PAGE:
One of the main goals of the kid pitch division is to encourage the use and development of pitchers. There is no limit on the number of pitchers that can be used during a game.
1. AAA Baseball
· All pitchers will have a 40 pitch limit per game, regardless of the pitcher’s age. If a pitcher reaches the 40 pitch limit in the middle of an at-bat, he will be allowed to finish the batter. If a pitcher throws more than 20 pitches in a game, in addition to the prescribed days of rest, he must have one game of rest.
2. AA Baseball
· All pitchers will have a 30 pitch limit per game, regardless of the pitcher’s age. If a pitcher reaches the 30 pitch limit in the middle of an at-bat, he will be allowed to finish the batter. If a pitcher throws more than 20 pitches in a game, in addition to the prescribed days of rest, he must have one game of rest.
3. Kid Pitch Softball
· No player shall pitch more than two innings in a game. A player may pitch a maximum of four innings in a calendar week. The maximum inning rule does not apply to outs recorded but rather applies to number of innings in which the pitcher participated. If a pitcher faces a single batter in an inning, one inning will be counted toward the maximum inning rule.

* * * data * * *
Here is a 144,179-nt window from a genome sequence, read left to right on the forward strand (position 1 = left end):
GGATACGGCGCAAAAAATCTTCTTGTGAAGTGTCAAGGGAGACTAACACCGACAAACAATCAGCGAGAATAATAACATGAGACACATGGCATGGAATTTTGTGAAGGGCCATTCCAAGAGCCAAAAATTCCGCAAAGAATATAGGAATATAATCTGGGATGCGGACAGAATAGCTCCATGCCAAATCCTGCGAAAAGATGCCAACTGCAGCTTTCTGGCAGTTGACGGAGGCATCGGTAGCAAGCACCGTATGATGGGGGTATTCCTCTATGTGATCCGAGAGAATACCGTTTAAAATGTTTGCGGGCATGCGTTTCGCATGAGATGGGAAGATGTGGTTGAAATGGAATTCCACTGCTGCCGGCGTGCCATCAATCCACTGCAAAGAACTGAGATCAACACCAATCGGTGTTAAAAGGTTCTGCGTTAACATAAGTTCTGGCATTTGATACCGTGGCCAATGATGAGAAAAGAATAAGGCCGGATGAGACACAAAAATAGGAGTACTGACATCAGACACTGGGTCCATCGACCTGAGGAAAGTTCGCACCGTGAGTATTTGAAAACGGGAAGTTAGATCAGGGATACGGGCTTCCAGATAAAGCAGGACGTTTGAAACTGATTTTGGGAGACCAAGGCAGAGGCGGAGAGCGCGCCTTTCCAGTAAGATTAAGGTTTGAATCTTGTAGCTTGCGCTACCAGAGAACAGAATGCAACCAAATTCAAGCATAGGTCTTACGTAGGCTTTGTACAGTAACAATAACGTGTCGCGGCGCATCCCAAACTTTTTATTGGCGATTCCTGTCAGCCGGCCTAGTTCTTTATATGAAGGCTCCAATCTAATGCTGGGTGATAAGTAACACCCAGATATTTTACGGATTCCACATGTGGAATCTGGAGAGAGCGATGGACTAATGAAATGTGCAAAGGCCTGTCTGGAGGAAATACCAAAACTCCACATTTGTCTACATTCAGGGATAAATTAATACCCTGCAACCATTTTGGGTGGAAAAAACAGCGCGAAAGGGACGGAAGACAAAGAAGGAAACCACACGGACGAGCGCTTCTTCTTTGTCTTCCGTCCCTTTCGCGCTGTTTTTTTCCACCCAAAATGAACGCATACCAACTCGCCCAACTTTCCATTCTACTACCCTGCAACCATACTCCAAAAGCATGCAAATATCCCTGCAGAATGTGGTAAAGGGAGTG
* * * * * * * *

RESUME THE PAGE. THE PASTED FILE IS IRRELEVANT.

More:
· Every player will play a minimum of two innings in the infield during the first four innings of every game. This rule assumes that no team will have more than twelve players. In the event a team has thirteen or more players, the division VP will work with the manager(s) to develop a workable player positioning strategy. Pitchers and catchers are considered infielders for the purposes of this rule.
· No player will play more than two innings at the same position per game, with the possible exception of pitcher (in AA and AAA baseball).
· No player will spend more than one inning on the bench per game unless there is an extenuating circumstance such as injury or illness.